It’s Open Source Template Tuesday! Leap into the new school year!
Hi! If you’re new to the blog, welcome! I’m John. And I’m the author of EDrenaline Rush: Game-Changing Student Engagement Inspired by Theme Parks, Mud Runs, and Escape Rooms, a new book from Dave Burgess Consulting. I am RIDICULOUSLY EXCITED to share it with the world! And I truly believe that enthusiasm is infectious — so I love sharing lesson plans, classroom activity walkthroughs, and open source slideshow templates on this site whenever I get the chance.
I have a bunch of templates available on this site, and I wholeheartedly encourage you to adapt them to suit the unique needs of your classroom! Regardless of age, content area, or skill level — it is my sincere belief that, in the hands of a great teacher (that’s YOU!), a creative teaching tool or technique can be a total game-changer for any classroom.
So here’s where you come in!
Each week here on the blog, we celebrate OPEN SOURCE TEMPLATE TUESDAY in an effort to help readers get a clearer sense of how adapting shared templates from this site can be super helpful in saving teachers time, effort, and frustration.
Here’s how it works:
- For each OPEN SOURCE TEMPLATE TUESDAY, I’ll feature a guest blog from a fellow teacher who’s adapted one of the resources available on this site and used it to change the game in their classroom! I’ll also post an original copy of the template that inspired their lesson so you can see its life cycle in action.
- We’ll also feature a guest blog entry from the teacher who adapted each template in their classroom. This is their chance to talk about the tweaks, adjustments, and modifications that they decided to make to the original resource in order to help it be a neater fit in their classroom. It might also help inspire you to take their template (or the original) for a spin in your school! Click any of the links below or check out their Twitter handle to connect further!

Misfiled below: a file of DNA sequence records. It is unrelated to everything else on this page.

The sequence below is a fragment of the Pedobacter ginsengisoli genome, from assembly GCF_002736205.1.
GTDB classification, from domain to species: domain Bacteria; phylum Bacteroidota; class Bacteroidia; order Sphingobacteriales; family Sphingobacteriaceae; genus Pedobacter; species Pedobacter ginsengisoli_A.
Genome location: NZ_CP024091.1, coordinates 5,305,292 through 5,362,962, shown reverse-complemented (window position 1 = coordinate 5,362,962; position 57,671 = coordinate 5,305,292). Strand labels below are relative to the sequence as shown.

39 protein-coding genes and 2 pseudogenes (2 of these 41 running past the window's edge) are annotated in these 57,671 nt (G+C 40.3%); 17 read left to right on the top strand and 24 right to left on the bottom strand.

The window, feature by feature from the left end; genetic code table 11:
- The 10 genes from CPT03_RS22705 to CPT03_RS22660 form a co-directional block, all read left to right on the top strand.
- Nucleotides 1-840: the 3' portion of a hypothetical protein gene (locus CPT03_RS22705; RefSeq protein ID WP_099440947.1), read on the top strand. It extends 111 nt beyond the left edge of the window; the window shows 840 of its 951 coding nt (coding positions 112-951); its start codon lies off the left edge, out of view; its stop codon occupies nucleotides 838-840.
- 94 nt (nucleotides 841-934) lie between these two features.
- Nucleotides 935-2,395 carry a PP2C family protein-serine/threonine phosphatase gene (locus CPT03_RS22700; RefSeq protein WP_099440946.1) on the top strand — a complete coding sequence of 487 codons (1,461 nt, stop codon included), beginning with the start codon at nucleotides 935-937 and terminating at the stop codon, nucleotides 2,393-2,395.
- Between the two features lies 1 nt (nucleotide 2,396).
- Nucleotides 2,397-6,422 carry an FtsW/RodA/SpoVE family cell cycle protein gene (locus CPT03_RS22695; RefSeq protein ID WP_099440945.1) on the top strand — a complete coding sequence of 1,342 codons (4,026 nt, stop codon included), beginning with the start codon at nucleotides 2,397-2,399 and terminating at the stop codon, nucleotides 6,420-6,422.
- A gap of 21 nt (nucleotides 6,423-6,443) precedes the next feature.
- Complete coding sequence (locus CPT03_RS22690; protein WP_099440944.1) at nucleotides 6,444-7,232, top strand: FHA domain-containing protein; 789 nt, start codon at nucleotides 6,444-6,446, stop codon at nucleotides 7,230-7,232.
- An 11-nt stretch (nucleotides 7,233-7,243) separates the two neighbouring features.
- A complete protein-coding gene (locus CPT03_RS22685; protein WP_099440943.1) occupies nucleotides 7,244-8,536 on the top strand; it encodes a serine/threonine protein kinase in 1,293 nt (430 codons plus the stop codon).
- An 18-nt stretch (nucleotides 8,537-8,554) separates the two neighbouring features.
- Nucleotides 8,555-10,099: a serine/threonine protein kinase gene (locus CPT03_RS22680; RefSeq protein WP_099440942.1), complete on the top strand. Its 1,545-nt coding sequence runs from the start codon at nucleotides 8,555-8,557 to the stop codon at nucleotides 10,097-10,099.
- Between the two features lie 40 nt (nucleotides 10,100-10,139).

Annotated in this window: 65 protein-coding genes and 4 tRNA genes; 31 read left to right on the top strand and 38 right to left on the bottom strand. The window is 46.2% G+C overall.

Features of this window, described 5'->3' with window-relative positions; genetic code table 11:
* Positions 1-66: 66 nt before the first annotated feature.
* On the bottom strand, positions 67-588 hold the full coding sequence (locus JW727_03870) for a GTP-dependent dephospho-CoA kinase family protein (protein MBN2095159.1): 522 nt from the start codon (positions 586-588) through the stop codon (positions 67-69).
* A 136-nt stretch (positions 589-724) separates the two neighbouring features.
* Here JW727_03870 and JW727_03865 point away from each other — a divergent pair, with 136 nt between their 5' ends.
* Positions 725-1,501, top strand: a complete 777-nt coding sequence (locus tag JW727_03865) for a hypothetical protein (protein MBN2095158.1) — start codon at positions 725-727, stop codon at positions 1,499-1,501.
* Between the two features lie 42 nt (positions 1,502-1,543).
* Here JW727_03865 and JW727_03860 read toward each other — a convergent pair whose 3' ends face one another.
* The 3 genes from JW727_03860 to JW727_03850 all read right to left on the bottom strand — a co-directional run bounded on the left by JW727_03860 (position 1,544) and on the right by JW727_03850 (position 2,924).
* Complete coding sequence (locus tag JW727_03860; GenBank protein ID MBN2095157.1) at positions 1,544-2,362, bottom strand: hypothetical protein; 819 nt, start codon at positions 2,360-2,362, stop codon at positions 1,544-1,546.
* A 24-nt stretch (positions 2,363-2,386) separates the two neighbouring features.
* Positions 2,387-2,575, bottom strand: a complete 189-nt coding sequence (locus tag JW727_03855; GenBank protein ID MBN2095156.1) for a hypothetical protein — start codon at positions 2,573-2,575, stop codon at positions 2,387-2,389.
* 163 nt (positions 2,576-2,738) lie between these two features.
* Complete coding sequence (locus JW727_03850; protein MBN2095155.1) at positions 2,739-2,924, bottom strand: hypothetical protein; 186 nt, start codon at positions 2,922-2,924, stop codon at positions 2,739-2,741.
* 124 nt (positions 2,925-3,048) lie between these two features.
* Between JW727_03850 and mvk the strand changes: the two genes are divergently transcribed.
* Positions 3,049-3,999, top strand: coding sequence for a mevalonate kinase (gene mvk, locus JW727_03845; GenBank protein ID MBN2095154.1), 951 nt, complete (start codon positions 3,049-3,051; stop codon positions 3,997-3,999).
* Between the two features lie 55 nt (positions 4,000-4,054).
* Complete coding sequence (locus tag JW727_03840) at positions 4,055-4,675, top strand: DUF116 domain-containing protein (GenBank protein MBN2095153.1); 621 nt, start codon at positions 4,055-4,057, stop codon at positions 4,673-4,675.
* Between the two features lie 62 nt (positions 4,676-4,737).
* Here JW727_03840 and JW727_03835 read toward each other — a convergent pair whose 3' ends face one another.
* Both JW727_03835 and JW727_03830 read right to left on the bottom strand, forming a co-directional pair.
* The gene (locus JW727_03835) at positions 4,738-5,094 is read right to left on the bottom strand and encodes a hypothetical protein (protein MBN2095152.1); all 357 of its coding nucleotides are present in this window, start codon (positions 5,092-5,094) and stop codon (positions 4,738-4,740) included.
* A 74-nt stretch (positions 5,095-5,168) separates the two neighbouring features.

- In the spirit of OPEN SOURCE TEMPLATES, everything that you’ll see in one of these guest blogs is designed to be shared, customized, and adapted for use in your classroom! Steel sharpens steel, right? And by paying it forward to fellow educators around the globe, the rising tide of #EDrenaline can truly lift all ships — inspiring untold ripple effects of teacher creativity and student engagement around the globe.
This week’s OPEN SOURCE TEMPLATE TUESDAY:
The Original Resource:
Today’s Guest Blogger:
Mat Barker, Ohio history teacher
Here’s the Story…
My name is Mat Barker and I am a 7th and 8th grade social studies teacher outside of Cleveland, Ohio. You can connect with me on Instagram and Twitter @BarkersHistory
Recently I have been very excited about the idea of gamified learning in the classroom and have dipped my toes in the concept the last few years of class, creating something I call “Clash of Classes” based off the popular phone-based game Clash of Clans. I actually really enjoy the game and many of my middle school students are big fans (even after the whole Fortnite craze came and went).
Starting two years ago I designed the game after reading eXPlore Like a Pirate by Michael Matera. I originally designed an entire Google Sites page that became a landing page for my class and the game.